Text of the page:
The global response to climate change will involve the transformation of energy, land, urban, infrastructure and industrial systems, and is expected to spark disputes amongst states, businesses, and populations worldwide.
The International Chamber of Commerce (the ICC) set up a Task Force in 2017 to consider arbitration's role in resolving climate change related disputes (the Task Force). The Task Force's members included business and industry representatives, lawyers, representatives of NGOs and academics. On 28 November 2019 the Task Force launched its Report (the Report), which identifies which disputes should be classified “climate change related disputes”, considers whether arbitration and other dispute resolution mechanisms require any special features to resolve climate change related disputes, and reviews the ICC Arbitration Rules in light of the Task Force’s findings.
Climate change related disputes
The Report takes a broad view of climate change related disputes and identifies three main categories:
(i) contracts relating to the implementation of energy or other systems transition, mitigation or adaptation, in line with the Paris Agreement commitments;
(ii) contracts without any specific climate related purpose or subject matter, but where a dispute involves or gives rise to a climate or related environmental issue; and
(iii) submission or other specific agreements entered into to resolve existing climate change or related environmental disputes, potentially involving impacted groups or populations.
Relevant procedural features
The Report notes arbitration's historical role in resolving climate change related disputes, offering a neutral forum as well as the global recognition and enforcement of awards through the New York Convention. The Report sets out six features of arbitration that could be enhanced to improve its effectiveness in resolving these disputes.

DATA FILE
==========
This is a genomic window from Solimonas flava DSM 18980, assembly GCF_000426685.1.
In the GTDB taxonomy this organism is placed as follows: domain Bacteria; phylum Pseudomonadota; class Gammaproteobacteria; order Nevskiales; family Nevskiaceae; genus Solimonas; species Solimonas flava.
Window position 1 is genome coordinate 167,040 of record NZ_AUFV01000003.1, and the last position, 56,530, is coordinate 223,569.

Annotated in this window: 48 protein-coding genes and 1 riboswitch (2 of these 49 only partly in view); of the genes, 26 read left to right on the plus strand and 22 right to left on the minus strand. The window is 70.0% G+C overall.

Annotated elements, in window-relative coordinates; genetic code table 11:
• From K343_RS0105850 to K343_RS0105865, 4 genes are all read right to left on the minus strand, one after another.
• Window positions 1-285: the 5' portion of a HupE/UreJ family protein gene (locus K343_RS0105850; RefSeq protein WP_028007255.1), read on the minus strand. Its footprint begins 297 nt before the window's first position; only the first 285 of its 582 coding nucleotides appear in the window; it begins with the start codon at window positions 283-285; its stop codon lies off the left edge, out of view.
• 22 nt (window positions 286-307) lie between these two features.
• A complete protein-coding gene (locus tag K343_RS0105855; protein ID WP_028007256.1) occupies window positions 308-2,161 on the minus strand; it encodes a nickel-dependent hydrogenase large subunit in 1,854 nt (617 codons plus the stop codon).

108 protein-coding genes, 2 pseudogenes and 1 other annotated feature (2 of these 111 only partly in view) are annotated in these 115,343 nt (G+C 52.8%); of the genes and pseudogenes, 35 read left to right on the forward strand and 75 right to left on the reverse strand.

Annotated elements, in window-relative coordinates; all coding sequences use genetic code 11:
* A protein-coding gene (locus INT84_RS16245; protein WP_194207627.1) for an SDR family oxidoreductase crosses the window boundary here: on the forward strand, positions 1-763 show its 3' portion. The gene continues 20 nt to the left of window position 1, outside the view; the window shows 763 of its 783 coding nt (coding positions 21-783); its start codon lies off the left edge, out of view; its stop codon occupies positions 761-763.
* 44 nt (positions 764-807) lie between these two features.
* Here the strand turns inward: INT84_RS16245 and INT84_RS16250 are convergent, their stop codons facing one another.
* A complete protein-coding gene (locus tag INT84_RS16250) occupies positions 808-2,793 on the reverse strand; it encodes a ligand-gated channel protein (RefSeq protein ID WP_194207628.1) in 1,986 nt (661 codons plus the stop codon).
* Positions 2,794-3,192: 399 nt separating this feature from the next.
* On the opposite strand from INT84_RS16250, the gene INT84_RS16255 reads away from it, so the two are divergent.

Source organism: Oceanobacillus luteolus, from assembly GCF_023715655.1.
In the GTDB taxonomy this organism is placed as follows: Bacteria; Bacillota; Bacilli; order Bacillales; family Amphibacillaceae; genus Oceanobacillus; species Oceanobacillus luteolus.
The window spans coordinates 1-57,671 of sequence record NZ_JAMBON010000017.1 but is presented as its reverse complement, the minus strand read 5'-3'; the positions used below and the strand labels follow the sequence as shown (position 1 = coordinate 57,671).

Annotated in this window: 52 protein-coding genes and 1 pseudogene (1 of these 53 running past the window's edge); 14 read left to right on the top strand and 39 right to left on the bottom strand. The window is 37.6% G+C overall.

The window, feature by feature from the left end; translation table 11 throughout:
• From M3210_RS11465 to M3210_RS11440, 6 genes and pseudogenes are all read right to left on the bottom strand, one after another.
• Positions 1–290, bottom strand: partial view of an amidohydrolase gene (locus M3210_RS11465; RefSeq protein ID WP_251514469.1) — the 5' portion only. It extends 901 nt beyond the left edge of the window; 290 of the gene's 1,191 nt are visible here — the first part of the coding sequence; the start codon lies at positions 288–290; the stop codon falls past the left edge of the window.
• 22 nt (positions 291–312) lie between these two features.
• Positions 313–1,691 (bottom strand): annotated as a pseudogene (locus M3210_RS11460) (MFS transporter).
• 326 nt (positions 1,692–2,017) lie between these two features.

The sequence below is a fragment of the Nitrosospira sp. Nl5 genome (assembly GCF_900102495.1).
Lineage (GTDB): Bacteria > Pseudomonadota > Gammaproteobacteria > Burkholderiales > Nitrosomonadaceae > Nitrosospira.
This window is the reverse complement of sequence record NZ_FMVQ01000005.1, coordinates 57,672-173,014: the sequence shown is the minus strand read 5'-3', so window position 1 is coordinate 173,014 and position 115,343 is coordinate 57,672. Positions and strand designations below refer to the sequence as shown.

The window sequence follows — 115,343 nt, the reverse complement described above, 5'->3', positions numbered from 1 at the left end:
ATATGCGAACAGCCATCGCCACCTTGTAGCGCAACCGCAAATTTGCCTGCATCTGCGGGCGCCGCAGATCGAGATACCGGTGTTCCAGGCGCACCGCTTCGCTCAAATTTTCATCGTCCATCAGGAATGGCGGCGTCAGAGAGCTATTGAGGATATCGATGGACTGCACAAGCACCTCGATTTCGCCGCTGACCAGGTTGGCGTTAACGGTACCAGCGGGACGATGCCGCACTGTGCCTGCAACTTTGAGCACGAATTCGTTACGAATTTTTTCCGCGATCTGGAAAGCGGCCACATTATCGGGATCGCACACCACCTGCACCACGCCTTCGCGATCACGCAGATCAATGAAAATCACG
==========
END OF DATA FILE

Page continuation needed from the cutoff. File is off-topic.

The Report recognises the importance of appropriate expertise, be it legal, scientific or technical, in resolving climate change related disputes. Arbitration allows parties to specify qualification requirements in their arbitration agreements and to appoint arbitrators and experts with relevant expertise. The ICC can assist in proposing candidates and reviews whether the arbitrators selected meet any qualification requirements. The ICC can also request expert reports and any other relevant input required. The Report suggests that the ICC Centre for Alternative Dispute Resolution, which assists in identifying appropriate arbitrators and experts, could connect with climate change scientists and other technical experts to expand the pool of experts available.
The urgent nature of climate change related disputes, in terms of both their potential environmental impact and the rapid pace of reform required, demands that they are resolved promptly. The Report considers various ways to facilitate this, including case management techniques, such as limiting documentary evidence where appropriate. In certain cases, parties to a climate change related dispute can agree to the new ICC Expedited Procedure Rules, which offer a more time and cost-effective route to resolution. The Report also discusses alternative dispute resolution mechanisms, such as mediation, expert determination and dispute boards as options for a more streamlined dispute resolution process. Finally, the Report emphasises the availability of "emergency proceedings" and "interim measures", which enable urgent action to be taken if required.